The second view, the day-age view, is also easy to understand but slightly more complicated. In this view, the days do not correspond directly to 24-hour days. The period of time is undefined; therefore, each day may represent thousands or millions of years. The days, however, are consecutive. This understanding of a day also fits within the defined range of meaning of the word “day.” This view also has the benefit of allowing for the agreement between scientific research and biblical narrative. Here one does not necessarily have to have a young Earth. Although there are numerous objections to this theory, such as the order of creation, there are Christian scientists who have demonstrated that these objections are not insurmountable.
The last of the three views noted above is the framework view. This view has made significant gains within the evangelical community in the last decades; however, that does not mean to say that it is correct. People who follow the literary framework view believe that Genesis 1 only gives a logical construction to the days; there is no chronological significance. While this view aims to solve some of the chronological issues noted in the day-age view, it does not handle the biblical text well.
There are numerous indications that the author of Genesis intended to give a chronological account. And, if we want to stay true to the biblical text, which we do, this makes this view more difficult to embrace. How then should we understand the days of creation?
Perhaps, as Lennox notes, there is a view somewhere between the first two views that we should consider. In this view, the days relate to actual days of creation but then have significant periods of time between them. This view fits the definition of “day” as noted above, allows for agreement with scientific data, and does not compromise the biblical text. This may indeed be the most plausible view.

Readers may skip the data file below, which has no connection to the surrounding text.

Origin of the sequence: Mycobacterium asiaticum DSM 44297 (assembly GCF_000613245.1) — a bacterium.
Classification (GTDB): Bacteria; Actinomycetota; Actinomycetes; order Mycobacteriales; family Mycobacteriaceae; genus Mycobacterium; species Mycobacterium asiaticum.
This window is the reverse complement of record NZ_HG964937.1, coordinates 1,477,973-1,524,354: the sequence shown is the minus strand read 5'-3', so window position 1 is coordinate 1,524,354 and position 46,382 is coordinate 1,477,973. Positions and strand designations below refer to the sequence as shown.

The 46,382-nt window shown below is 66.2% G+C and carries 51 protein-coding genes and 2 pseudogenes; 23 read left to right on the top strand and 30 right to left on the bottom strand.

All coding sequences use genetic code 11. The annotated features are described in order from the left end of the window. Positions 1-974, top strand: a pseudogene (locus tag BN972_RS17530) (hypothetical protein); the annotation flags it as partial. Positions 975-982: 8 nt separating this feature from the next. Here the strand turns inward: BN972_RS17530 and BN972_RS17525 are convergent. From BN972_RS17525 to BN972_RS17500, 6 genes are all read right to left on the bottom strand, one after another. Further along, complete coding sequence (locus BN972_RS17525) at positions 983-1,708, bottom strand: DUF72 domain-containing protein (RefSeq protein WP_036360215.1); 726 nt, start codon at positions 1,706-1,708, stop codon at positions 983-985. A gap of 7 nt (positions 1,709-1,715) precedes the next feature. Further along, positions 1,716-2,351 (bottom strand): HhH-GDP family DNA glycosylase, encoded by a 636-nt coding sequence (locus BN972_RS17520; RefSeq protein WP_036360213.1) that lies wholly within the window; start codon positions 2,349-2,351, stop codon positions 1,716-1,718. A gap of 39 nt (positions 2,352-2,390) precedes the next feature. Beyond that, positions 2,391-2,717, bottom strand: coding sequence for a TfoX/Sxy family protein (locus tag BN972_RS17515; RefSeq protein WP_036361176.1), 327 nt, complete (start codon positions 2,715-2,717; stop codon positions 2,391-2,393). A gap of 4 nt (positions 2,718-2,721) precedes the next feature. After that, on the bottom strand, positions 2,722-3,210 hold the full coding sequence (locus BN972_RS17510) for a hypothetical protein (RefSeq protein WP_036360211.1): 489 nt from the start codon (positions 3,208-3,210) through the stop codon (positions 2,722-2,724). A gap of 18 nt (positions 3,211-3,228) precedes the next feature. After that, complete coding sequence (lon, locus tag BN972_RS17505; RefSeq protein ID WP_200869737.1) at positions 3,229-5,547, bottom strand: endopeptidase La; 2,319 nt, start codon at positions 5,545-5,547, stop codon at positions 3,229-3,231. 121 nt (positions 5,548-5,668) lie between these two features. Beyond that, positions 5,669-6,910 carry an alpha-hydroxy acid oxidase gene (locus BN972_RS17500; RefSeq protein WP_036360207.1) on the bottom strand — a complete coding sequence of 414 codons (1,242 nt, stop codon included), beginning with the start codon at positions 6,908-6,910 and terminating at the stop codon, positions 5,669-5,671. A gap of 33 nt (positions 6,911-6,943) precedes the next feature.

Grudem, Wayne. Systematic Theology: An Introduction to Biblical Doctrine. Second Edition. Grand Rapids, MI: Zondervan Academic, 2020.
Lennox, John C. Seven Days That Divide the World: The Beginning According to Genesis and Science. Grand Rapids, MI: Zondervan, 2011.
VanGemeren, Willem, ed. New International Dictionary of Old Testament Theology & Exegesis. Grand Rapids, MI: Zondervan Publishing House, 1997.
 John C. Lennox, Seven Days That Divide the World: The Beginning According to Genesis and Science (Grand Rapids, MI: Zondervan, 2011), 44. There are numerous sub-views of the three listed, but these three points represent the main top ;level views.
 Willem VanGemeren, ed., New International Dictionary of Old Testament Theology & Exegesis (Grand Rapids, MI: Zondervan Publishing House, 1997), s.v. “yom.”
 Wayne Grudem, Systematic Theology: An Introduction to Biblical Doctrine, Second Edition (Grand Rapids, MI: Zondervan Academic, 2020), 402–4. John C. Lennox, Seven Days That Divide the World: The Beginning According to Genesis and Science (Grand Rapids, MI: Zondervan, 2011), 44.
 Wayne Grudem, Systematic Theology: An Introduction to Biblical Doctrine, Second Edition (Grand Rapids, MI: Zondervan Academic, 2020), 404. Grudem notes that Hugh Ross specifically has done great work in this particular area.
 Ibid., 405.
 John C. Lennox, Seven Days That Divide the World: The Beginning According to Genesis and Science (Grand Rapids, MI: Zondervan, 2011), 48.
 Ibid., 54–55.